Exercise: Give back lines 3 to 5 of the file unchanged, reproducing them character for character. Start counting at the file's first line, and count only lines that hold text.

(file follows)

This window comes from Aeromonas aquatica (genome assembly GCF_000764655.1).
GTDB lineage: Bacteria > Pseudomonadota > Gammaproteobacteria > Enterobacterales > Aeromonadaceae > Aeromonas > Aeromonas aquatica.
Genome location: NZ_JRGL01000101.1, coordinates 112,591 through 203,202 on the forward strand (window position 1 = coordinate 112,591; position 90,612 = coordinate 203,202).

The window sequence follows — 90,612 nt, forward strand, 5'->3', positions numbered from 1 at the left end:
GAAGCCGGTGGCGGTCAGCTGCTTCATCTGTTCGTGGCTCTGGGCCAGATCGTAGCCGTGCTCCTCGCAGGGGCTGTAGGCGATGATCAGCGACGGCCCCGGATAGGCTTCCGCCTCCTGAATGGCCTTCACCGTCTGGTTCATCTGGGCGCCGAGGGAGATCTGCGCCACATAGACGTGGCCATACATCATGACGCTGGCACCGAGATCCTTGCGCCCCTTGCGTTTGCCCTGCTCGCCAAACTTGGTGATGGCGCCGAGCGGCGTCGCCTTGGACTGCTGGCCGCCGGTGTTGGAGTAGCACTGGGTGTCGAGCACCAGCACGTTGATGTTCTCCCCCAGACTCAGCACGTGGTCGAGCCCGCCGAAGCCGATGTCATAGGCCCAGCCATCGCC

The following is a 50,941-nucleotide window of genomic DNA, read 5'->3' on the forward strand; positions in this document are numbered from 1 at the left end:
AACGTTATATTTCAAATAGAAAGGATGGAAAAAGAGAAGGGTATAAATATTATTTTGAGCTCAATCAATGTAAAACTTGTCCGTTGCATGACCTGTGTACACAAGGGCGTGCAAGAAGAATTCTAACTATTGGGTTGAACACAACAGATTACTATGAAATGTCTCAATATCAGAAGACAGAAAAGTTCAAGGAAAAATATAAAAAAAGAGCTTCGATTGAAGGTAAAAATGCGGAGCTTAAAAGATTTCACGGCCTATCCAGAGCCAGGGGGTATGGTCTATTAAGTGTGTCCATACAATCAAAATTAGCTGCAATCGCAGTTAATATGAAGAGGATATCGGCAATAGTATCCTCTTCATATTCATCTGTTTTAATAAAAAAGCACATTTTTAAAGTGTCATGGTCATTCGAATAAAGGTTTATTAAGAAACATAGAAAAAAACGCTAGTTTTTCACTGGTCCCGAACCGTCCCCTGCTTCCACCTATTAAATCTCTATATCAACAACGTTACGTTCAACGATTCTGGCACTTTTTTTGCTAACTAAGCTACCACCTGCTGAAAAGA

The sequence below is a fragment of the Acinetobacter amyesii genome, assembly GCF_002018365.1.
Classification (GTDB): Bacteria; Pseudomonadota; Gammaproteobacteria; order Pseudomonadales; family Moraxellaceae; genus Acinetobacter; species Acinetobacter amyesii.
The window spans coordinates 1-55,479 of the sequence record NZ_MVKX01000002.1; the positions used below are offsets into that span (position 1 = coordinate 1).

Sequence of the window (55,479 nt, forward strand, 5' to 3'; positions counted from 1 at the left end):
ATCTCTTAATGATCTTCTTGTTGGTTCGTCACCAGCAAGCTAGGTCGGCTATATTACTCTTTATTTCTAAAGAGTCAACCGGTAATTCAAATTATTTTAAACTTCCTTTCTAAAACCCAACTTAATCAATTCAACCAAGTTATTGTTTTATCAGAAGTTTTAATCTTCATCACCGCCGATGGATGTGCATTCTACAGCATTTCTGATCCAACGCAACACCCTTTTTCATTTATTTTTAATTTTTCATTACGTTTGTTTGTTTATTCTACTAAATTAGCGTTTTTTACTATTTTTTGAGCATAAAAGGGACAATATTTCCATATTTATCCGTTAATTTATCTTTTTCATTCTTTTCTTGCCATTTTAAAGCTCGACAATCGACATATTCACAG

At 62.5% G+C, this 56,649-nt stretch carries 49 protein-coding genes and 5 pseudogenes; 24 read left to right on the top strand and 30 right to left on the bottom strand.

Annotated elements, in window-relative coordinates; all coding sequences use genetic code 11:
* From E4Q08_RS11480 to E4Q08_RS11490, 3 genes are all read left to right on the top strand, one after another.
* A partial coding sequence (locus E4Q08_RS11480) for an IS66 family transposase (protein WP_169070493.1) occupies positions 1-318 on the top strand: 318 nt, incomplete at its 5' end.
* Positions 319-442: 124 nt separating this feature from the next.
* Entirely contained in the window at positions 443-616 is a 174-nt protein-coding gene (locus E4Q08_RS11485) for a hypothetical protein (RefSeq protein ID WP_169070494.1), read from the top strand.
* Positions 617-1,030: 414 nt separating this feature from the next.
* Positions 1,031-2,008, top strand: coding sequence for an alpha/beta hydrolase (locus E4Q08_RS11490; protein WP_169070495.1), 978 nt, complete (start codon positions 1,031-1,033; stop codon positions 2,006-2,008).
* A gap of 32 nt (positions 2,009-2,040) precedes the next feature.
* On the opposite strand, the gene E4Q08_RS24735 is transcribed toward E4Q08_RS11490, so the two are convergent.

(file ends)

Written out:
Genome location: NZ_JRGL01000101.1, coordinates 112,591 through 203,202 on the forward strand (window position 1 = coordinate 112,591; position 90,612 = coordinate 203,202).

The window sequence follows — 90,612 nt, forward strand, 5'->3', positions numbered from 1 at the left end:
GAAGCCGGTGGCGGTCAGCTGCTTCATCTGTTCGTGGCTCTGGGCCAGATCGTAGCCGTGCTCCTCGCAGGGGCTGTAGGCGATGATCAGCGACGGCCCCGGATAGGCTTCCGCCTCCTGAATGGCCTTCACCGTCTGGTTCATCTGGGCGCCGAGGGAGATCTGCGCCACATAGACGTGGCCATACATCATGACGCTGGCACCGAGATCCTTGCGCCCCTTGCGTTTGCCCTGCTCGCCAAACTTGGTGATGGCGCCGAGCGGCGTCGCCTTGGACTGCTGGCCGCCGGTGTTGGAGTAGCACTGGGTGTCGAGCACCAGCACGTTGATGTTCTCCCCCAGACTCAGCACGTGGTCGAGCCCGCCGAAGCCGATGTCATAGGCCCAGCCATCGCC